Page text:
In Part 1 of this series we discussed getting started with Twitter, including determining if Twitter is the right tool for your office or department (read “Considering Social Media” and complete the Social Media Planning Guide). Whether you are just starting out or looking to beef up your Twitter presence, we’re happy to chat with you. We can share best practices and tips, talk strategy, offer ideas, and answer all (or most!) of your social media questions. Just let us know how we can help!
Part 2 of this series focuses on tweeting and how to best interact with your audience.
Who to follow?
You can’t control who follows you (unless you block them, which should only be done in the case of obvious spam accounts), but you can control who you follow.
- You’ll want to follow the main Tufts University handle and other official Tufts accounts. We have created multiple lists that include official Tufts Twitter handles, faculty, student groups, campuses, etc. You can follow one or a few of these lists to see what other people and departments are tweeting. It is good practice to follow other Tufts handles and occasionally retweet relevant information.
- As you gain followers, it is good practice to “follow back,” in order to build relationships and community. However, as in all aspects of your social media usage, use your judgment. If you are followed by accounts focusing on inappropriate material, you should not follow them back. If spammers follow you, you can block them. If you receive a direct message or a tweet with suspicious content, do not click on the link – spammers often use links to get people to click on sites that include inappropriate or malicious content.
- You can search Twitter users and lists to see others who may tweet about things that are relevant to your office or department or subjects related to your field. You may want to follow similar departments at other universities, leaders in your industry, faculty in your department, etc.
- Clients: Many people prefer to use a client like TweetDeck or Hootsuite to manage their Twitter accounts, rather than just using the Twitter website. Clients like these allow you to schedule future tweets, keep lists open, track search terms, be alerted to mentions, etc. Try different clients to see which fit your needs.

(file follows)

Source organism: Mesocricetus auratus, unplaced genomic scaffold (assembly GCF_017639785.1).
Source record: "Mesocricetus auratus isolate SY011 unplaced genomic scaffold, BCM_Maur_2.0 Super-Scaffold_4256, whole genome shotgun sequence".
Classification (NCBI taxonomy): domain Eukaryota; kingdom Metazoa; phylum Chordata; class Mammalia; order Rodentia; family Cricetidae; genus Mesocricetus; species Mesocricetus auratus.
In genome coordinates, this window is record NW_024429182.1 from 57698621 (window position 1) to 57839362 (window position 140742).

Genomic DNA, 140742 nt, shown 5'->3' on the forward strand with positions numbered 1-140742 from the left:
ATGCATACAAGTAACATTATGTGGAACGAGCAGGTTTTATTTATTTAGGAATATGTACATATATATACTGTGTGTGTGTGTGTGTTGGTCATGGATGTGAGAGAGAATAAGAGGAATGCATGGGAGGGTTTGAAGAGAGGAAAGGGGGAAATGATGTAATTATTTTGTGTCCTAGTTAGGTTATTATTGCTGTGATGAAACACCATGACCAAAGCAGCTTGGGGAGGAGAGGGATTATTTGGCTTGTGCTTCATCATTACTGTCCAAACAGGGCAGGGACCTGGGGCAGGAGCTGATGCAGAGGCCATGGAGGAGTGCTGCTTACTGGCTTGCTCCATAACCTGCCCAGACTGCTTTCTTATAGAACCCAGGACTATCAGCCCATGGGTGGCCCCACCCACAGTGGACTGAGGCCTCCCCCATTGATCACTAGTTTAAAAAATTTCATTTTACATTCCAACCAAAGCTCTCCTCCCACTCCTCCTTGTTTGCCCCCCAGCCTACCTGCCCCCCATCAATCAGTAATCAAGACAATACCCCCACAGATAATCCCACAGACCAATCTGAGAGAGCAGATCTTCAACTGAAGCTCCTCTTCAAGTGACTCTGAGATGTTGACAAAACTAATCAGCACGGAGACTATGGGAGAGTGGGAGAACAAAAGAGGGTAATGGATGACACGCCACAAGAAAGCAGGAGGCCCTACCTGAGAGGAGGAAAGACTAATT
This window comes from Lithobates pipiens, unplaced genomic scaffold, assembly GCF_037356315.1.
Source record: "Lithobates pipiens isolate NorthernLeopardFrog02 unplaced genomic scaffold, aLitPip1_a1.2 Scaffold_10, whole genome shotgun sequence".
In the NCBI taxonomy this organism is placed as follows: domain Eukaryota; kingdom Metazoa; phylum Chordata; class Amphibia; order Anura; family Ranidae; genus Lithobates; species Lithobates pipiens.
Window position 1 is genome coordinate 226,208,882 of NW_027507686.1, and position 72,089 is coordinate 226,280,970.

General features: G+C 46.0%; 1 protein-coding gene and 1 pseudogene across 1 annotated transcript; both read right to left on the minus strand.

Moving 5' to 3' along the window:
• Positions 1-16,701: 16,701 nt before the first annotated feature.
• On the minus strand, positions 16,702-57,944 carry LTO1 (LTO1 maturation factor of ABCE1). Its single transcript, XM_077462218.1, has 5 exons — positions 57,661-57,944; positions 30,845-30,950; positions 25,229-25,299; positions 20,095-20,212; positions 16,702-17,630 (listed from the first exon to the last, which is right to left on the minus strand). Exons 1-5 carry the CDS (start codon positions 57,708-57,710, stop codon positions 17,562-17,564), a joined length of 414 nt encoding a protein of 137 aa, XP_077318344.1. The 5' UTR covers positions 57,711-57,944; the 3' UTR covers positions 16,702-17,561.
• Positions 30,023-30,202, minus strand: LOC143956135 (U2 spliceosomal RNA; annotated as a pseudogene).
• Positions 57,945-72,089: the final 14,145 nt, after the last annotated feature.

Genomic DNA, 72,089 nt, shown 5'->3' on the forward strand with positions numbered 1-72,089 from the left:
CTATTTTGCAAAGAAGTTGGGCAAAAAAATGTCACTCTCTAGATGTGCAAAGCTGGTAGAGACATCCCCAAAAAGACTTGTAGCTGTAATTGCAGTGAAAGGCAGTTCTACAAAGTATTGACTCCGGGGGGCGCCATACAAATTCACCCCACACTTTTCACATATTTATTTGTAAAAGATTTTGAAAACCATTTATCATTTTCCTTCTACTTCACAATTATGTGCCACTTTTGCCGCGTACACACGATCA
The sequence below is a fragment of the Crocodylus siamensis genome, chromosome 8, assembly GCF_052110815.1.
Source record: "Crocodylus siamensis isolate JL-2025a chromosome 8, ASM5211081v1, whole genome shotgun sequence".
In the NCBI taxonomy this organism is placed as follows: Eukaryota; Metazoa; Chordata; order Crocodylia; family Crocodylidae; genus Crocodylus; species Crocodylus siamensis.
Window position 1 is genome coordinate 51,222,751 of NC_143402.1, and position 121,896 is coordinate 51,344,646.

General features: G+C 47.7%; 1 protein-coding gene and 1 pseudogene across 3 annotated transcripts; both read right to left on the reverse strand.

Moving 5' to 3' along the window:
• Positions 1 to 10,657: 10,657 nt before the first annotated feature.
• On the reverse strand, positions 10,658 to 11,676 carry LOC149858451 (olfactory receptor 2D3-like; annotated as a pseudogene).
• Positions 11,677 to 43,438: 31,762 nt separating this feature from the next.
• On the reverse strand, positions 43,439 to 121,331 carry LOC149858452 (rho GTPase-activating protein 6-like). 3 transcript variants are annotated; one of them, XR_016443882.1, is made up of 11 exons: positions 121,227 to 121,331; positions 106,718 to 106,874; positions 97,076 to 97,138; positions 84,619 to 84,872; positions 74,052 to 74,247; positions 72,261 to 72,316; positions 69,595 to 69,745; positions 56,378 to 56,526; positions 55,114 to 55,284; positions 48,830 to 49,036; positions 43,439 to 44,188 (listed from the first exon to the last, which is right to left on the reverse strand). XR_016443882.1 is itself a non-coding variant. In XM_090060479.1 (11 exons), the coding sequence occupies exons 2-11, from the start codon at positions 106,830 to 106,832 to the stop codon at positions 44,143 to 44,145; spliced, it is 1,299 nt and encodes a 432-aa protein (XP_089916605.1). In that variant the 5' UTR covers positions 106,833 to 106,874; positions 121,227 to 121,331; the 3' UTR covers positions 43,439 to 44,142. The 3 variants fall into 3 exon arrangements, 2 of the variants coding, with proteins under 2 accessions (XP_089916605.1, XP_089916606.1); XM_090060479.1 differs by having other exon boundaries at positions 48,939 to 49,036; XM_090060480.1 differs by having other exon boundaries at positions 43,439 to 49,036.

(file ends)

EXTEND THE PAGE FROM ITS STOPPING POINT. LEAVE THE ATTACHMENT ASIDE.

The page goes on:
- Links: You will likely often tweet links to blog posts, industry articles, events, Tufts information and more. Since Twitter is a 140-character format, links can take up a lot of real estate. Twitter and most clients now automatically shorten URLs for you, but you may want to use a link shortening service, such as bit.ly, to conserve space and track links (it will generate a link such as bit.ly/abc123).
- Retweeting: Retweeting, or RT, is a primary way of sharing content on Twitter. If you are posting content you would like to be retweeted, be sure to make your tweet short enough to allow for “RT @yourusername” to be prefaced to the beginning. Use judgment in what you retweet, as you are sharing content on behalf of the university. Example:
- Hashtags: Hashtags, #, are used to call out certain words or phrases. Adding a # in front of a word or phrase makes it clickable and will return every tweet that has used that hashtag. We often hashtag Tufts (#Tufts), but other hashtags are popular on twitter and you may want to include them to contribute to other conversations. Example:
- Linking to Facebook: If you have both a Facebook and Twitter account, simultaneously and automatically sharing on both platforms is not recommended. Twitter and Facebook are very different platforms with different languages, frequency of posts, and goals for your departments and each should have their own content. Occasionally you may want to post the same information to both places, but the message should be slightly different for each. For instance, you may want to use a hashtag in the tweet, but not on Facebook since hashtags are not used on Facebook.
- Photos: Everyone loves photos. You can use twitpic, yfrog, or other services to upload photos from your desktop and most clients and phone apps have built in photo options. Instagram photos can easily be tweeted from the Instagram app.
- Sometimes you may prefer to take a conversation off of the public twitterverse and have a private conversation, for example if someone is asking very specific questions or has a complaint. You can only send someone a direct message (DM) if that person is following you and you can only receive DMs from people you are following.
Remember, unless you have explicitly protected your account (which is not recommended), all of your updates are public and findable, so, as we like to say: think twice, post once.
* 6/22/12 Update: Check out the final installment of this series here.